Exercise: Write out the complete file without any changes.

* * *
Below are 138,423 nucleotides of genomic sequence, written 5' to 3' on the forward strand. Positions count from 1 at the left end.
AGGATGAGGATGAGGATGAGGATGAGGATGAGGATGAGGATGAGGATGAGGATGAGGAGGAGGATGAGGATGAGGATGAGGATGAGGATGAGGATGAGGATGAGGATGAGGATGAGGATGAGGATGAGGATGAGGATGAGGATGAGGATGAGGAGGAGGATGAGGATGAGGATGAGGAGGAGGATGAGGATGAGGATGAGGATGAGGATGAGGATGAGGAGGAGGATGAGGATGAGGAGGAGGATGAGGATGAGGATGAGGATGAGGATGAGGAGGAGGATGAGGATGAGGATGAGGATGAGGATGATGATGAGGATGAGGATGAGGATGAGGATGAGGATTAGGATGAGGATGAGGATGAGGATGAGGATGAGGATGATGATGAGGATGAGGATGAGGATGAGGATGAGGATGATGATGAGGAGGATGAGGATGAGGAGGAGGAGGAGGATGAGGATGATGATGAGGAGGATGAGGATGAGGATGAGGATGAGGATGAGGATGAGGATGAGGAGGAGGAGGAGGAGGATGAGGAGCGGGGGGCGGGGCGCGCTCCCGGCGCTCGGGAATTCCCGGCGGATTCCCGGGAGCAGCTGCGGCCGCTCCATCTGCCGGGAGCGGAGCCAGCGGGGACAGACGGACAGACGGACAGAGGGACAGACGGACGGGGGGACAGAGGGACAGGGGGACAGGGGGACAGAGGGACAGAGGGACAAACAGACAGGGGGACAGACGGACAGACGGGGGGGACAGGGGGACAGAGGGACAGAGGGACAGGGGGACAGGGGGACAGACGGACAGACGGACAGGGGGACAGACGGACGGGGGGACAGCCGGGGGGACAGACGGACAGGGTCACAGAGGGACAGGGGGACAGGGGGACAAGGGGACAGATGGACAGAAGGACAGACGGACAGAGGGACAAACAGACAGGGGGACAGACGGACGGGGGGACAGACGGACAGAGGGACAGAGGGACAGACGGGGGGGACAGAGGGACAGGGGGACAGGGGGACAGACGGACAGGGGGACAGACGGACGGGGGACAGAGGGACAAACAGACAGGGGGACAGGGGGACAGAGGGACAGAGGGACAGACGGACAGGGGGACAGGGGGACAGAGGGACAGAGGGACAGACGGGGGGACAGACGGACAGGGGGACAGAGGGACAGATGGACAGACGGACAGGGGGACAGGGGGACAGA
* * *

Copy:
Below are 138,423 nucleotides of genomic sequence, written 5' to 3' on the forward strand. Positions count from 1 at the left end.
AGGATGAGGATGAGGATGAGGATGAGGATGAGGATGAGGATGAGGATGAGGATGAGGAGGAGGATGAGGATGAGGATGAGGATGAGGATGAGGATGAGGATGAGGATGAGGATGAGGATGAGGATGAGGATGAGGATGAGGATGAGGATGAGGAGGAGGATGAGGATGAGGATGAGGAGGAGGATGAGGATGAGGATGAGGATGAGGATGAGGATGAGGAGGAGGATGAGGATGAGGAGGAGGATGAGGATGAGGATGAGGATGAGGATGAGGAGGAGGATGAGGATGAGGATGAGGATGAGGATGATGATGAGGATGAGGATGAGGATGAGGATGAGGATTAGGATGAGGATGAGGATGAGGATGAGGATGAGGATGATGATGAGGATGAGGATGAGGATGAGGATGAGGATGATGATGAGGAGGATGAGGATGAGGAGGAGGAGGAGGATGAGGATGATGATGAGGAGGATGAGGATGAGGATGAGGATGAGGATGAGGATGAGGATGAGGAGGAGGAGGAGGAGGATGAGGAGCGGGGGGCGGGGCGCGCTCCCGGCGCTCGGGAATTCCCGGCGGATTCCCGGGAGCAGCTGCGGCCGCTCCATCTGCCGGGAGCGGAGCCAGCGGGGACAGACGGACAGACGGACAGAGGGACAGACGGACGGGGGGACAGAGGGACAGGGGGACAGGGGGACAGAGGGACAGAGGGACAAACAGACAGGGGGACAGACGGACAGACGGGGGGGACAGGGGGACAGAGGGACAGAGGGACAGGGGGACAGGGGGACAGACGGACAGACGGACAGGGGGACAGACGGACGGGGGGACAGCCGGGGGGACAGACGGACAGGGTCACAGAGGGACAGGGGGACAGGGGGACAAGGGGACAGATGGACAGAAGGACAGACGGACAGAGGGACAAACAGACAGGGGGACAGACGGACGGGGGGACAGACGGACAGAGGGACAGAGGGACAGACGGGGGGGACAGAGGGACAGGGGGACAGGGGGACAGACGGACAGGGGGACAGACGGACGGGGGACAGAGGGACAAACAGACAGGGGGACAGGGGGACAGAGGGACAGAGGGACAGACGGACAGGGGGACAGGGGGACAGAGGGACAGAGGGACAGACGGGGGGACAGACGGACAGGGGGACAGAGGGACAGATGGACAGACGGACAGGGGGACAGGGGGACAGA